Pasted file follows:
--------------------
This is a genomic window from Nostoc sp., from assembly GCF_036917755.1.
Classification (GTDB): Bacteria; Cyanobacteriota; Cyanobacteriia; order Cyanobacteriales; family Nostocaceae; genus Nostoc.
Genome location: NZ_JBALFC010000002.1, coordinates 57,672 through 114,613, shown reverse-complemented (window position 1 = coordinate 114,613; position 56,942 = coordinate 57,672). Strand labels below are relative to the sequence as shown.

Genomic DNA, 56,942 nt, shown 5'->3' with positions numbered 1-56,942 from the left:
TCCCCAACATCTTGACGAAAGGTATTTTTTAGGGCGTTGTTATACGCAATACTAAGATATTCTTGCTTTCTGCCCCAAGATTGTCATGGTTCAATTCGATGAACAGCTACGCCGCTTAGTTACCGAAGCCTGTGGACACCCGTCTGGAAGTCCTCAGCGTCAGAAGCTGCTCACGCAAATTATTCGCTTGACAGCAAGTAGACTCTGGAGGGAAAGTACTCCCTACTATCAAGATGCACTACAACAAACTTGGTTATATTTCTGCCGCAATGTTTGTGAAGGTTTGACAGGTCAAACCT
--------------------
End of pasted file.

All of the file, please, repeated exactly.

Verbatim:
This is a genomic window from Nostoc sp., from assembly GCF_036917755.1.
Classification (GTDB): Bacteria; Cyanobacteriota; Cyanobacteriia; order Cyanobacteriales; family Nostocaceae; genus Nostoc.
Genome location: NZ_JBALFC010000002.1, coordinates 57,672 through 114,613, shown reverse-complemented (window position 1 = coordinate 114,613; position 56,942 = coordinate 57,672). Strand labels below are relative to the sequence as shown.

Genomic DNA, 56,942 nt, shown 5'->3' with positions numbered 1-56,942 from the left:
TCCCCAACATCTTGACGAAAGGTATTTTTTAGGGCGTTGTTATACGCAATACTAAGATATTCTTGCTTTCTGCCCCAAGATTGTCATGGTTCAATTCGATGAACAGCTACGCCGCTTAGTTACCGAAGCCTGTGGACACCCGTCTGGAAGTCCTCAGCGTCAGAAGCTGCTCACGCAAATTATTCGCTTGACAGCAAGTAGACTCTGGAGGGAAAGTACTCCCTACTATCAAGATGCACTACAACAAACTTGGTTATATTTCTGCCGCAATGTTTGTGAAGGTTTGACAGGTCAAACCT